SANTA FE, NM.- The Georgia O'Keeffe Museum
announced today that legendary photographer Annie Leibovitz will be the guest of honor at its 2010 Women of Distinction Series event on March 6, 2010, at the Lensic Performing Arts Center in Santa Fe.
Leibovitz was a selected in recognition for her 40 years of iconic work, which has included some of the most memorable, provocative and moving works, making her arguably the most well-known living artist in the photographic medium.
Of being recognized by the Women of Distinction Series, Leibovitz said, Georgia OKeeffe was one of the first artists I was aware of as a young person. Alfred Stieglitzs photographs of OKeeffe are especially important to me. They are some of the greatest portraits ever made. But it is OKeeffes example as a working artist that makes her such an inspirational figure to so many of us. She set off on her own, did her own work. Im honored to receive this award from the Georgia OKeeffe Museum.
At the March event, Leibovitz will take those in attendance on a journey through some of her most famous photographs.
Richard B. Stolley, who has edited several photographic histories as a senior editorial advisor at Time Inc., will lead the event in a question-and-answer format with Leibovitz.
Annie Leibovitz began her career as a photojournalist for Rolling Stone in 1970 while she was still a student at the San Francisco Art Institute. Her pictures have appeared regularly on magazine covers ever since, and her large and distinguished body of work encompasses some of the most well-known portraits of our time.
Leibovitzs first major assignment was for a cover story on John Lennon. She became Rolling Stone magazines chief photographer in 1973, and by the time she left the magazine ten years later, she had shot one hundred and forty-two covers and published photo essays on scores of stories. Memorable Rolling Stone stories include her unforgettable accounts of the resignation of Richard Nixon and of the 1975 Rolling Stones tour.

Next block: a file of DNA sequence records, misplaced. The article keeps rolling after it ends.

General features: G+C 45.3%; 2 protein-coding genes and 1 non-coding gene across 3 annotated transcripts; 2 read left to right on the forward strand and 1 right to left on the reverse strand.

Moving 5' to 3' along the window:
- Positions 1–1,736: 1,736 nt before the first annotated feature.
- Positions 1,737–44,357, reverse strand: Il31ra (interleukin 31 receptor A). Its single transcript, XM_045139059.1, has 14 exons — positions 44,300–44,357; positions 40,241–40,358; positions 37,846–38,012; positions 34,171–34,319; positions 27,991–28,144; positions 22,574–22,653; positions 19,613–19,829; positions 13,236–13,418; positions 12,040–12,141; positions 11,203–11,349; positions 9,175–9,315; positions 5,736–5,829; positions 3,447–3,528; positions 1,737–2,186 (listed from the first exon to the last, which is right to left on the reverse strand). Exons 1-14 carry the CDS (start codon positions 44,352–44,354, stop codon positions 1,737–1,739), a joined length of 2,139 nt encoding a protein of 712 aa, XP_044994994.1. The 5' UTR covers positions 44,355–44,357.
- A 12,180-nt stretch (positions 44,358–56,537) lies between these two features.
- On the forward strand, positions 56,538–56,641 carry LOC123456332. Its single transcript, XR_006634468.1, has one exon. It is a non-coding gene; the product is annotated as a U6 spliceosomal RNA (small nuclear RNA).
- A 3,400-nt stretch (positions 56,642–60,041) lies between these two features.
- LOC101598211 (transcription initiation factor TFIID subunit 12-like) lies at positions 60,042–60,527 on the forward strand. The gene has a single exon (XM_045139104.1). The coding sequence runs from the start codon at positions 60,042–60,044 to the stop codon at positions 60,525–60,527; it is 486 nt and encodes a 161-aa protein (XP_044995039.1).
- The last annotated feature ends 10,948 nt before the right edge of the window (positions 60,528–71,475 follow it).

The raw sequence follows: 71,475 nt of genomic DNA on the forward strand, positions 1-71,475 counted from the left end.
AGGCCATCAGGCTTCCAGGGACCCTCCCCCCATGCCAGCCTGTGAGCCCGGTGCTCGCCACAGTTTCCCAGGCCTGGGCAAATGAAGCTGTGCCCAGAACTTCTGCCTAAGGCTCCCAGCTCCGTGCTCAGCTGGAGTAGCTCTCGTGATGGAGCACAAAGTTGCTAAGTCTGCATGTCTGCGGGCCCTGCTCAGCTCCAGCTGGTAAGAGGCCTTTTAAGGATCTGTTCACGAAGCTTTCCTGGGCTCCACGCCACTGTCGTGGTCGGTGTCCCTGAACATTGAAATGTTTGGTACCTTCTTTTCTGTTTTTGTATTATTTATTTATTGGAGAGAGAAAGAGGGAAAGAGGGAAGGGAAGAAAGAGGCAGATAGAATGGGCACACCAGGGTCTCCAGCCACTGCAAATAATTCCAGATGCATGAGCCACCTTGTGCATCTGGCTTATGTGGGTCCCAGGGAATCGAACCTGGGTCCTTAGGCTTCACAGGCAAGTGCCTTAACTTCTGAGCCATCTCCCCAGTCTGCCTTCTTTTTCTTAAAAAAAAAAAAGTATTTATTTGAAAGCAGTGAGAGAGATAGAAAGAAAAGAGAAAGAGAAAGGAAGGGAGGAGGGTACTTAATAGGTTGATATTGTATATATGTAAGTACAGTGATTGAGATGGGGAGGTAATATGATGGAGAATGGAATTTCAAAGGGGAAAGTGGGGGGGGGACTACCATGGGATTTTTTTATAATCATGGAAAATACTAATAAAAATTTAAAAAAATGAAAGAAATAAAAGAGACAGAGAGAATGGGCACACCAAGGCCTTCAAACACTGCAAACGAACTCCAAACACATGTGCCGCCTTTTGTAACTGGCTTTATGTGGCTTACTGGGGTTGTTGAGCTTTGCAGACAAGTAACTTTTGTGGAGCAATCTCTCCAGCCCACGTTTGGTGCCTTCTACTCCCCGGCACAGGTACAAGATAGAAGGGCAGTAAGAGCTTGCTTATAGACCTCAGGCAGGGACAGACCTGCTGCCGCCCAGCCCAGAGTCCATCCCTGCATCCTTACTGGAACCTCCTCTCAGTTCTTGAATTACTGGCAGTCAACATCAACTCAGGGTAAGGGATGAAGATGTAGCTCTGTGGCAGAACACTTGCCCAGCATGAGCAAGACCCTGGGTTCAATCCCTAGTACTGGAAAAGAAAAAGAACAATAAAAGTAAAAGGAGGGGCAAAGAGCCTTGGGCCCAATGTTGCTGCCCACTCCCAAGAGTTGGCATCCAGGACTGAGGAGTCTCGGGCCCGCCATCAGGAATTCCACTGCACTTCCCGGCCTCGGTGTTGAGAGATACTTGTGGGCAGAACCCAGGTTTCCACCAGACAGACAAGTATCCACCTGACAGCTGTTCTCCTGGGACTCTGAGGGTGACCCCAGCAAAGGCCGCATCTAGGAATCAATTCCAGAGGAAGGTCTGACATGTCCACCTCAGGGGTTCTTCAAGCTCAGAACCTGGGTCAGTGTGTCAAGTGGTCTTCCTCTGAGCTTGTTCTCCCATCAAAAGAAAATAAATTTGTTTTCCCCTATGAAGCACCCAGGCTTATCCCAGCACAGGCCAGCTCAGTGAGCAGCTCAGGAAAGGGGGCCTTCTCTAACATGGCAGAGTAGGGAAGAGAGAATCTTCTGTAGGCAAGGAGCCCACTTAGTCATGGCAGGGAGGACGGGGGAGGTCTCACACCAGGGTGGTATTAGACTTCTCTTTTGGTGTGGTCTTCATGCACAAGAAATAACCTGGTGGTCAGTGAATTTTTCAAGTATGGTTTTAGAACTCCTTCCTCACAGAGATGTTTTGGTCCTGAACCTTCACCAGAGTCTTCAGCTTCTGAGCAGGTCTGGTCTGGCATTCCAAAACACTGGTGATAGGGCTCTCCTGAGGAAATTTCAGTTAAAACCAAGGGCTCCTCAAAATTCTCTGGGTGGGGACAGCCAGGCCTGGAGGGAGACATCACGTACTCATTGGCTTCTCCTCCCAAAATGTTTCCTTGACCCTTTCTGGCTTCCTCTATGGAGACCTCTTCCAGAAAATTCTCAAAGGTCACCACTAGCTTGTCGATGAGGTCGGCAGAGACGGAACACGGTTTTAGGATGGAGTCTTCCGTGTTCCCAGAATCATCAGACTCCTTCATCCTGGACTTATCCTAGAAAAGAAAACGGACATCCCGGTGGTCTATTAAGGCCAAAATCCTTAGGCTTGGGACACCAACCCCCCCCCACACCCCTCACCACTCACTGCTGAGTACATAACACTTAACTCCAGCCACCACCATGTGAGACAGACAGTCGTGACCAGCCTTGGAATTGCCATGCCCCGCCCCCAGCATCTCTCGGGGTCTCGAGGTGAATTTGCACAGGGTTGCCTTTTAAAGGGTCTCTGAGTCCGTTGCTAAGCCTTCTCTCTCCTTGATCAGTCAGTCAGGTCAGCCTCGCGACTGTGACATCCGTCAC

In 1983, when she joined the staff of the revived Vanity Fair, she was established as the foremost rock music photographer and an astute documentarian of the social landscape. At Vanity Fair, and later at Vogue, she developed a large body of workportraits of actors, directors, writers, musicians, athletes, and political and business figures, as well as fashion photographsthat expanded her collective portrait of contemporary life.
In addition to her editorial work, she has created several influential advertising campaigns, including her award-winning portraits for American Express and the Gap.
Several collections of Leibovitzs work have been published. They include Annie Leibovitz: Photographs (1983); Annie Leibovitz: Photographs 19701990 (1991); Olympic Portraits (1996); Women (1999), in collaboration with Susan Sontag; American Music (2003); and A Photographers Life, 1990-2005 (2006). In 2008, she published Annie Leibovitz at Work, a first-person commentary on her career, from her coverage of the resignation of Nixon to the commissioned portraits of Queen Elizabeth II. Exhibitions of her work have appeared at museums and galleries all over the world.
Leibovitz is the recipient of many honors. In 2006 she was decorated a Commandeur in the Ordre des Arts et des Lettres by the French government. The previous year, in a compilation of the forty top magazine covers of the past forty years by the American Society of Magazine Editors (ASME), she held the top two spots (number one for the photograph of John Lennon and Yoko Ono taken for Rolling Stone the day Lennon was shot, and number two for the pregnant Demi Moore in Vanity Fair). In 2009, she received the International Center of Photographys Lifetime Achievement Award and was also named the first recipient of ASMEs Creative Excellence Award. Leibovitz has been designated a Living Legend by the Library of Congress.